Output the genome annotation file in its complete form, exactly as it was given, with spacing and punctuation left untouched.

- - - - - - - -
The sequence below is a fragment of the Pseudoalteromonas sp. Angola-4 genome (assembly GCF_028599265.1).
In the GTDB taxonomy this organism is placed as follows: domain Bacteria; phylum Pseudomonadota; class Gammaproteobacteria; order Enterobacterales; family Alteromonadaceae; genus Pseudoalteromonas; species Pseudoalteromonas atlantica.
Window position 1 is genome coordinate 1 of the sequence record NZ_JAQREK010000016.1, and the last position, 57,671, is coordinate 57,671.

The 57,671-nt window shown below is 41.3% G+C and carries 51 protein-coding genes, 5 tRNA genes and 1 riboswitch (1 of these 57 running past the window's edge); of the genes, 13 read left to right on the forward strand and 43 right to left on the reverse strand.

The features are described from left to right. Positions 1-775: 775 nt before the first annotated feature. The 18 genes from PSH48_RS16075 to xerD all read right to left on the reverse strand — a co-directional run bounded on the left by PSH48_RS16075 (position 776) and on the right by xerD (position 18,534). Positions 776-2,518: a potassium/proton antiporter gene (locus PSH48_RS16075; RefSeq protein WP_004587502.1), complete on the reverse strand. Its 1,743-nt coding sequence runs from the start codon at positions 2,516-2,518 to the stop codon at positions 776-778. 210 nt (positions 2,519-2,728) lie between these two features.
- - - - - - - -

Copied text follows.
The sequence below is a fragment of the Pseudoalteromonas sp. Angola-4 genome (assembly GCF_028599265.1).
In the GTDB taxonomy this organism is placed as follows: domain Bacteria; phylum Pseudomonadota; class Gammaproteobacteria; order Enterobacterales; family Alteromonadaceae; genus Pseudoalteromonas; species Pseudoalteromonas atlantica.
Window position 1 is genome coordinate 1 of the sequence record NZ_JAQREK010000016.1, and the last position, 57,671, is coordinate 57,671.

The 57,671-nt window shown below is 41.3% G+C and carries 51 protein-coding genes, 5 tRNA genes and 1 riboswitch (1 of these 57 running past the window's edge); of the genes, 13 read left to right on the forward strand and 43 right to left on the reverse strand.

The features are described from left to right. Positions 1-775: 775 nt before the first annotated feature. The 18 genes from PSH48_RS16075 to xerD all read right to left on the reverse strand — a co-directional run bounded on the left by PSH48_RS16075 (position 776) and on the right by xerD (position 18,534). Positions 776-2,518: a potassium/proton antiporter gene (locus PSH48_RS16075; RefSeq protein WP_004587502.1), complete on the reverse strand. Its 1,743-nt coding sequence runs from the start codon at positions 2,516-2,518 to the stop codon at positions 776-778. 210 nt (positions 2,519-2,728) lie between these two features.